Tuesday, January 6, 2009
PhD Cycling Ultra Light Micro
PhD Running Light
Monday, January 5, 2009
Jump forward a few days post meeting with my sports therapist and the conclusion is I strained my intercostal muscle. Intercostal strains defined as
intercostal muscles allow the ribcage to move up and down. These muscles can be strained by any activity that involves extreme or forceful twisting of the body or swinging of the arms. Sports that commonly cause this type of injury include golf and tennis. Other than rest and pain meds, it's easy to treat the intercostals. Run your opposite hand finger tip between your ribs. Press in deeply and feel for a painful point that may even feel like a bump under your finger tip. If you find one (or more) just press and hold for 60 seconds, then continue holding while you take in a long, slow, breath. Then look for more points.
Of course, it got better after one week so I rushed back to the pool and wham-bam-thank-you-ma'am, I did 'er again. Idiot!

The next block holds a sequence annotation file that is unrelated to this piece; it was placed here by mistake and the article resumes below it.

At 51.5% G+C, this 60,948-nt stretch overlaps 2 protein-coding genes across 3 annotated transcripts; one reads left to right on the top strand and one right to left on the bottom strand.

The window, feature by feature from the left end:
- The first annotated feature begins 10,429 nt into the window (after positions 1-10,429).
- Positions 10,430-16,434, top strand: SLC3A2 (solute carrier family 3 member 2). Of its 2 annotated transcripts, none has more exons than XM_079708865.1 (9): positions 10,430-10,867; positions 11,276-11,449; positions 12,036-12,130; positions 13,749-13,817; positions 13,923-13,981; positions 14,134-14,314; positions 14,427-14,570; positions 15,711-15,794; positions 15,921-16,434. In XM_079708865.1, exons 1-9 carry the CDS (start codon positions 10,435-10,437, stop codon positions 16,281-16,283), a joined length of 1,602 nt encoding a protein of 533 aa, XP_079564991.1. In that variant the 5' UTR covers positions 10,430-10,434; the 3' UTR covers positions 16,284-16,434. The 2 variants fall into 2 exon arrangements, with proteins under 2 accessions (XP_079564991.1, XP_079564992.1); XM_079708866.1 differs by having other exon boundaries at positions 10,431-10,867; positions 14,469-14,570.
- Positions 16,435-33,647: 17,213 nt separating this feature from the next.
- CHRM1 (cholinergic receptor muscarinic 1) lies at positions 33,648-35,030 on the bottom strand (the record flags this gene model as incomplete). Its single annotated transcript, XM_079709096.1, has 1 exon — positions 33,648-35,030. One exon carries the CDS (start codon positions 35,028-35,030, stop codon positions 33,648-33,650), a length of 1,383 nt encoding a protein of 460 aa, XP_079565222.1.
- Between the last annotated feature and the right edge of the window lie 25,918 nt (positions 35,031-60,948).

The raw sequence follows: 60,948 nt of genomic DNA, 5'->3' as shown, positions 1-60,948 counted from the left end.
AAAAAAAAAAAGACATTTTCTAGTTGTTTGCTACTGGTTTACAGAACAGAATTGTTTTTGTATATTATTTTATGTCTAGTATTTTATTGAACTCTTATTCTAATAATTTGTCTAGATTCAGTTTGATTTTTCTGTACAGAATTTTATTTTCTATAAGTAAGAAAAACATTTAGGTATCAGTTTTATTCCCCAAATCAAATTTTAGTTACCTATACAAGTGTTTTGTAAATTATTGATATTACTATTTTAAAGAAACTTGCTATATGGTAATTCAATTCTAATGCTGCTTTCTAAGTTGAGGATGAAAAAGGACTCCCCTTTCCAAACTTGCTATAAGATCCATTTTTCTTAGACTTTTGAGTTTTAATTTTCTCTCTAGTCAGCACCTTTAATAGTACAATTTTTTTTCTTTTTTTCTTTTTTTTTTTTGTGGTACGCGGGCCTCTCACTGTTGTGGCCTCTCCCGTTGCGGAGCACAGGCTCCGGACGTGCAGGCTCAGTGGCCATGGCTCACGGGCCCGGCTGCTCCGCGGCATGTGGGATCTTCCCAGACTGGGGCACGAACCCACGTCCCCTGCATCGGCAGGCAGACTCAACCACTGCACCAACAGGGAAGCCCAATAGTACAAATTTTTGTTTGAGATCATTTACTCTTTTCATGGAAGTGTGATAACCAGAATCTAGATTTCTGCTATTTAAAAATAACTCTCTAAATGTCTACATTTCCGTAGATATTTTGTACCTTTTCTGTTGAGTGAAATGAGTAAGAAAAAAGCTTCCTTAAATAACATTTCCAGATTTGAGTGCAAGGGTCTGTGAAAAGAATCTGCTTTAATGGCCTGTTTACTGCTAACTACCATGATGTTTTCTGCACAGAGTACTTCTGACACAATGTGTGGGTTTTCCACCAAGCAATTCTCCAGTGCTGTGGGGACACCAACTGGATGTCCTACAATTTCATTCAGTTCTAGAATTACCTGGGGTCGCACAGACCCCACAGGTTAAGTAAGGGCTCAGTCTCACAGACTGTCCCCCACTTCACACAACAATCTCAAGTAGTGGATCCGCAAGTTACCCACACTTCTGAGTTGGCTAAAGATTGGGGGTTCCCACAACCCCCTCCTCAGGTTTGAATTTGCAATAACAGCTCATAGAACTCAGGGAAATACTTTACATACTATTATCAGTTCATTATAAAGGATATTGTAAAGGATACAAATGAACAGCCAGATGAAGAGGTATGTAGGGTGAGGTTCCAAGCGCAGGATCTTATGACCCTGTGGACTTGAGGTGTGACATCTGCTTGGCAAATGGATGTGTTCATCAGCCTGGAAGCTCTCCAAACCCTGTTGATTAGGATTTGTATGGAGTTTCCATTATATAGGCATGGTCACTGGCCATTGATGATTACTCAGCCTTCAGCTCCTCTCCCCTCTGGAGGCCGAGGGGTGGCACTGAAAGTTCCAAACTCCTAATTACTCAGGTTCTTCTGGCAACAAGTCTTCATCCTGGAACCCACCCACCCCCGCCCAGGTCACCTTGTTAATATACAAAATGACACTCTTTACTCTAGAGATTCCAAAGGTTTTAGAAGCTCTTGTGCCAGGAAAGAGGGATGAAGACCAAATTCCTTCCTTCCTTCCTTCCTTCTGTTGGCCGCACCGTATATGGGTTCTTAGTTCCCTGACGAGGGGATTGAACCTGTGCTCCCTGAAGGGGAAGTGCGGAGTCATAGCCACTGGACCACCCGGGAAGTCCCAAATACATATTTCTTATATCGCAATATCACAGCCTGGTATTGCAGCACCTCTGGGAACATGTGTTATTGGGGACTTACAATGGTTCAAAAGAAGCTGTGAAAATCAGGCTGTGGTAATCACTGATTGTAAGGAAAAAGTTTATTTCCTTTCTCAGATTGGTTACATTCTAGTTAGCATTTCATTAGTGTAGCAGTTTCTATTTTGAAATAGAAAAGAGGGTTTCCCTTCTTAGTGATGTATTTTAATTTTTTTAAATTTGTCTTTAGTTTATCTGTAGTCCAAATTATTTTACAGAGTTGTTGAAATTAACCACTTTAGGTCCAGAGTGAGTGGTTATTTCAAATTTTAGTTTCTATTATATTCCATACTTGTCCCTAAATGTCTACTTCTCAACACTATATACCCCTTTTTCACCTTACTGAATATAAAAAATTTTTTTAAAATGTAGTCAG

General thought from my therapist is I'm looking at 2-6 weeks to recover. Getting both laser and massage treatment and I'm to hold from swimming for minimum of 2-weeks before reassessing. Just when I was really starting to crank in the pool.
Anyone else have this muscle group cause issues before? How long did it take to work through it? For me, I can still run and bike, just can't swim or do my core workouts. Bugger it all.
"Well, Jane, it just goes to show you, it's always something."
January 1 of the new year. Time to get out and work. The temperature for our local 5K was decent (20 above) but a howling wind took away some of the fun. Throw in a big hill the last 3/4 of mi and I've had more pleasant runs for the first of the year! You know that big sucking sound your Hoover makes? That was me on that hill. I mean, do I look like I'm in pain or what!?!?
Not like I get in a lot of hill workouts in the middle of winter as they are usually caked with snow and ice.
My goal was a sub 21-min and I acheived that with a 20:46. Not bad given the middle half was poor for traction due to snow on the course. I finished 8th overall out of 369 people and won the 40-49 Age Group.